“One of the eternal truths is that happiness is created and developed in peace, and one of the eternal rights is the individual’s right to live.”
– Bertha von Suttner
Bertha von Suttner was a baroness, novelist, traveler, lover of art … the revolutionary leader of a global peace movement and the first woman to win the Nobel Peace Prize.
She was born into aristocracy: music and language lessons, horseback riding. Bertha von Suttner was destined for a life of idle luxury. But the young countess expected more of herself and the world; she wanted to learn, experience, and contribute. And, just as strangely for a noblewoman of the nineteenth century, she did not want to rely on her family’s fortune to do it.
She took a job, a rarity within her class and time, as a governess in the household of an Austrian Baron. There, she fell in love with the family’s youngest son, Baron Arthur von Suttner.
Both their families disapproved of the match, so the lovers married in secret a few years later and fled to the Caucuses, where they lived poor but in love and happy. They survived by teaching music and languages, and writing novels and articles.
Deeply in love and committed to one another, the pair even read together. They discussed Darwin and Spencer and other evolutionist authors. It was they who first made Bertha think that the natural state of humanity could not be one of war.
“The instinct of self-preservation in human society, acting almost subconsciously, as do all drives in the human mind, is rebelling against the constantly refined methods of annihilation and against the destruction of humanity.”
She had worked briefly for Alfred Nobel in Paris, in 1876. They became close friends, and she spoke and wrote to him of her ideas of peace. “Inform me, convince me,” he told her. She would; she and Arthur returned to Vienna and began advocating for this world peace she was now passionate about.
She wrote one of the nineteenth century’s most influential, controversial books: a novel entitled Lay Down your Arms that made a radical call: for a world free of war and oppression, for disarmament on a global scale. The message, and the fact that it came from a woman, shocked many. But some listened, including Alfred Nobel, who was inspired by Suttner to create the Nobel Peace Prize.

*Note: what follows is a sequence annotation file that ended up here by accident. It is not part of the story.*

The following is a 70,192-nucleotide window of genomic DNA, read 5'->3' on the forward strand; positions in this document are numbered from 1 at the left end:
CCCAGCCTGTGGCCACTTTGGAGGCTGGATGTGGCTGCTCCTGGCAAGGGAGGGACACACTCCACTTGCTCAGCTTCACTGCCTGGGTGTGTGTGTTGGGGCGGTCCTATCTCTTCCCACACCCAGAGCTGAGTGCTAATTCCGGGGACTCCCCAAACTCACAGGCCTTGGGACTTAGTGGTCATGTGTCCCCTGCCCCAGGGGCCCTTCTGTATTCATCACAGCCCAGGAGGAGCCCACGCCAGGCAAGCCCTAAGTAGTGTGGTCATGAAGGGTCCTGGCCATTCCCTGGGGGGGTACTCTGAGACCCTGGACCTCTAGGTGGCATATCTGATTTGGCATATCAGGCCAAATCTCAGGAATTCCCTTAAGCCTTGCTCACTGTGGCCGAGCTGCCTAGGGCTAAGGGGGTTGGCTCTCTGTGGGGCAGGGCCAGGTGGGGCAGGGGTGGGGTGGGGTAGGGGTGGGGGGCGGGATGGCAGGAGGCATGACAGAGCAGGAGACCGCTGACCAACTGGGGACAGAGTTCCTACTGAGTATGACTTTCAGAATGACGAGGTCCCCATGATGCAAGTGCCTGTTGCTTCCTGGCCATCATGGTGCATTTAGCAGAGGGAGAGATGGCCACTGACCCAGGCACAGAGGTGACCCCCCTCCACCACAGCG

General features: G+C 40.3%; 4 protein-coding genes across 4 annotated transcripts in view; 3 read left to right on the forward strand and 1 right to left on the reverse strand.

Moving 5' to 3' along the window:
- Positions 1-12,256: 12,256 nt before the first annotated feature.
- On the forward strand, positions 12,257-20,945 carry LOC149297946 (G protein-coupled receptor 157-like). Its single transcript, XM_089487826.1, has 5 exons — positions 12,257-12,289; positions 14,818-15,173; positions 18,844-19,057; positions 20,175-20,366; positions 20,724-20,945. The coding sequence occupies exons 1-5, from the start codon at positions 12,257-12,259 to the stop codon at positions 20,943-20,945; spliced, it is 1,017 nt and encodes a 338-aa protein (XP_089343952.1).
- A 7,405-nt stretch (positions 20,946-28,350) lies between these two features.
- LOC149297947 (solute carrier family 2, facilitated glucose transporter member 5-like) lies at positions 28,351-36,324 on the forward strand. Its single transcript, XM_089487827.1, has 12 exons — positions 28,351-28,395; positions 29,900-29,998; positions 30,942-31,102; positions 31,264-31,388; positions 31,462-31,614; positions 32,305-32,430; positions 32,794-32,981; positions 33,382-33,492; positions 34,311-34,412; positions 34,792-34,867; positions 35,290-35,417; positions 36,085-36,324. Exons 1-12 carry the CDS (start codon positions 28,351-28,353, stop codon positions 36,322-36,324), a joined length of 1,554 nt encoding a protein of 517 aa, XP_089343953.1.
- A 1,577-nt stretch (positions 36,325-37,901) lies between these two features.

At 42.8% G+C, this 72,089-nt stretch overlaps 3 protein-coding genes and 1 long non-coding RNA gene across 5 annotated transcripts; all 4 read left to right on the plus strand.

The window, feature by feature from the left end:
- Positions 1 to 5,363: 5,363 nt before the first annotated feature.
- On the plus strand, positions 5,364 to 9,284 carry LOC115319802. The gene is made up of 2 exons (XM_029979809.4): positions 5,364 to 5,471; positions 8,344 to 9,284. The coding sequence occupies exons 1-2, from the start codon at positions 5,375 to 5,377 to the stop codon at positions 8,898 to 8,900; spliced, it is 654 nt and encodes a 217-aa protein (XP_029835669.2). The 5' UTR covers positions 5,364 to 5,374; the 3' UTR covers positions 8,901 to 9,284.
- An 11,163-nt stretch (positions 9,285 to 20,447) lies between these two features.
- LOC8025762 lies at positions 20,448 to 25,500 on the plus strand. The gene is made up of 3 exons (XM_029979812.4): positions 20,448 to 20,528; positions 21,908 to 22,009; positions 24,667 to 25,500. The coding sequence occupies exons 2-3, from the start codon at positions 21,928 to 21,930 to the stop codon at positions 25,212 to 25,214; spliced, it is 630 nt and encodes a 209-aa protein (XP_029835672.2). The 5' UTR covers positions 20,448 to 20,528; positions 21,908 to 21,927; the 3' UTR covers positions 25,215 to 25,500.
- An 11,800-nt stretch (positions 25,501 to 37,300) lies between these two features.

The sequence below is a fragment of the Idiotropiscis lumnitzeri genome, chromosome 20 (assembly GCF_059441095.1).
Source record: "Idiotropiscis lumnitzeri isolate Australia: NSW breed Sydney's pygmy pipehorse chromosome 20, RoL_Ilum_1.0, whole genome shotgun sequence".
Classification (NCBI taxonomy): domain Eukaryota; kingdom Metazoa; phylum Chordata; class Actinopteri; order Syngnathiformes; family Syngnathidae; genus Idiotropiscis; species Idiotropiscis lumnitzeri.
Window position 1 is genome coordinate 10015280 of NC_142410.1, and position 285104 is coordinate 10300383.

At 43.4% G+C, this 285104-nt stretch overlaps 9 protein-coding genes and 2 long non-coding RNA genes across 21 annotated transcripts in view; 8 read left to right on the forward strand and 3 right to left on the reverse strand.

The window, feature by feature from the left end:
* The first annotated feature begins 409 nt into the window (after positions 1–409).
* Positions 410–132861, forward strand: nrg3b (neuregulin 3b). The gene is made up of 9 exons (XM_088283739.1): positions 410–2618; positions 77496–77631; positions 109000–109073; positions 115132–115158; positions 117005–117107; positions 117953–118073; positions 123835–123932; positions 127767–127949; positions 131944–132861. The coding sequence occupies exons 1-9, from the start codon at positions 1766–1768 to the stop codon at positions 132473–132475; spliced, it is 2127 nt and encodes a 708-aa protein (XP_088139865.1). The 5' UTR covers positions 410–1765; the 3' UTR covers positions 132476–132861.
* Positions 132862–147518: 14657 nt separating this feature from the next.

The Baroness did not just write; she acted. In 1887, she discovered the International Arbitration and Peace Association (IAPA) in London.
“What? such a league existed? –the idea of justice between nations, the struggle to do away with war had assumed life? The news electrified me.”
In 1891, she would establish the Austrian Peace Society herself. In a male-dominated environment, she was not afraid to stand up and speak. Her leadership “inspired hundreds of thousands to become mindful about world peace, and many joined the peace movement in their countries.”
By the beginning of the 1900s, she was being called the “generalissimo of the peace movement.” She won The Nobel Prize, the first woman to do so, in 1905.
“After the verb ‘to love,’ ‘to help’ is the most beautiful verb in the world.”
There is no doubt that Bertha von Suttner committed her life to both. Even after her husband’s death, which left her devastated, she continued to write, speak, and advocate for peace in the world.
The idea of “world peace” sounds cliché today, more than a century after her death. But hundreds of wars and millions of deaths have proven it as pertinent as ever. And as radical, in the midst of rising fear, mistrust, and hatred of the other. Bertha von Suttner’s words and life are, to me at least, a ray of hope.